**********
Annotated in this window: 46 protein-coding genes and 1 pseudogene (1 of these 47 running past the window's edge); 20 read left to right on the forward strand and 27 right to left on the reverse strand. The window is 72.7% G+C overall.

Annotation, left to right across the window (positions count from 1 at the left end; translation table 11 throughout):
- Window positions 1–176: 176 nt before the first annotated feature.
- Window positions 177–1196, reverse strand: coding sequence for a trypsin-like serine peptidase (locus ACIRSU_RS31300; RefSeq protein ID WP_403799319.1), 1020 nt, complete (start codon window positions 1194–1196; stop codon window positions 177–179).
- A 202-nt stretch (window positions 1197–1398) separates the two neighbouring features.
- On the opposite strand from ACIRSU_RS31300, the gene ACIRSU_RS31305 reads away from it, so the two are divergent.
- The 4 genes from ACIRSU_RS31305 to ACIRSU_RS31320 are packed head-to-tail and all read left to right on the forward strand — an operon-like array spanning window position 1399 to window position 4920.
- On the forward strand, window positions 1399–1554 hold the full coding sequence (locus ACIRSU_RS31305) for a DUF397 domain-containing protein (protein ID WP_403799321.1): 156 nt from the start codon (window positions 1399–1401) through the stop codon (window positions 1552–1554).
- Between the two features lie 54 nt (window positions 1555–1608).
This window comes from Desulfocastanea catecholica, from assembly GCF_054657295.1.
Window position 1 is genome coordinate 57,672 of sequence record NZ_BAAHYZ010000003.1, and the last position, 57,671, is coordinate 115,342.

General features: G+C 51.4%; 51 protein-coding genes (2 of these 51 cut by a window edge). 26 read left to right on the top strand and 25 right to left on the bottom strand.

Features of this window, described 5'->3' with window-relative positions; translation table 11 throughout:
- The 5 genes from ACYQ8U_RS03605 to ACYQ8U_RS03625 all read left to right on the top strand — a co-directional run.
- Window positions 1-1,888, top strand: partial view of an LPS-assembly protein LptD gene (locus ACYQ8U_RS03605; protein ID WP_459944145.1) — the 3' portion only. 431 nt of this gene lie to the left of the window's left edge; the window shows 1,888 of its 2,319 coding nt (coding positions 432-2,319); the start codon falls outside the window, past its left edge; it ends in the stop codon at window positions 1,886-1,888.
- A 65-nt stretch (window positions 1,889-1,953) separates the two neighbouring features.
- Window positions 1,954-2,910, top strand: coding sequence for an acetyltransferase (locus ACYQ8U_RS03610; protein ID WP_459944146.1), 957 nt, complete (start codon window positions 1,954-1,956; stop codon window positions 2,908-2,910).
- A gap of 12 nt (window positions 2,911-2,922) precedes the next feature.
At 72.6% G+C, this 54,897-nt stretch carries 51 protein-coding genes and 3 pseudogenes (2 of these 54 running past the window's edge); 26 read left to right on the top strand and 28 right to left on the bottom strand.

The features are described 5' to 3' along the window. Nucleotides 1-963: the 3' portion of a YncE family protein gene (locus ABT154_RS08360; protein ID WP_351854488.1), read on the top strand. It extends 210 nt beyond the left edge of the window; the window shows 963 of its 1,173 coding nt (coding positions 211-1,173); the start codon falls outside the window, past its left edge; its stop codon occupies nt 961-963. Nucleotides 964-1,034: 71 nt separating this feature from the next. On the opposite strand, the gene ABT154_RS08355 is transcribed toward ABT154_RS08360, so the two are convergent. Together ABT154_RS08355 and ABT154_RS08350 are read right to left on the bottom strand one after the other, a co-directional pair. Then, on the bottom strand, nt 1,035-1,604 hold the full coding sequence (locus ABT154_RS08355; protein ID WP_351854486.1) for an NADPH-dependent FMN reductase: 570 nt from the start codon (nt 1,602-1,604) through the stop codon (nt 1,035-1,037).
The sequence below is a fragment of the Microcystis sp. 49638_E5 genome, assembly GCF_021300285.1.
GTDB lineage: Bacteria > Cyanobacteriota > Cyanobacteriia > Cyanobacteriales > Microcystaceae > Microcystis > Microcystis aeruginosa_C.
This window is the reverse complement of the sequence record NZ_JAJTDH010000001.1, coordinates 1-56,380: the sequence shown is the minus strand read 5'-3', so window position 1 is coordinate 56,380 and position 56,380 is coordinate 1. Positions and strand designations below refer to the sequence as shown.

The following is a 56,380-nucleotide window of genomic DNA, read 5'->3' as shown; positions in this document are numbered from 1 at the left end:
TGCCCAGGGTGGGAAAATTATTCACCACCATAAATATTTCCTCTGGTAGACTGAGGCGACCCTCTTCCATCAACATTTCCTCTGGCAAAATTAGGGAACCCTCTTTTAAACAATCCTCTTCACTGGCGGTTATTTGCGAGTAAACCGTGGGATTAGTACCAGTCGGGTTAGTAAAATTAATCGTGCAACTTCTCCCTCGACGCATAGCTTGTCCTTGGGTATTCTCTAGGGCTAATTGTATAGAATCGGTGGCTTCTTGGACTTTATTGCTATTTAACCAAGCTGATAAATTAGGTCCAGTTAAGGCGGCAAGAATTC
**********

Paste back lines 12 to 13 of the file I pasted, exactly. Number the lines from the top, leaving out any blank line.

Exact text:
General features: G+C 51.4%; 51 protein-coding genes (2 of these 51 cut by a window edge). 26 read left to right on the top strand and 25 right to left on the bottom strand.

Features of this window, described 5'->3' with window-relative positions; translation table 11 throughout: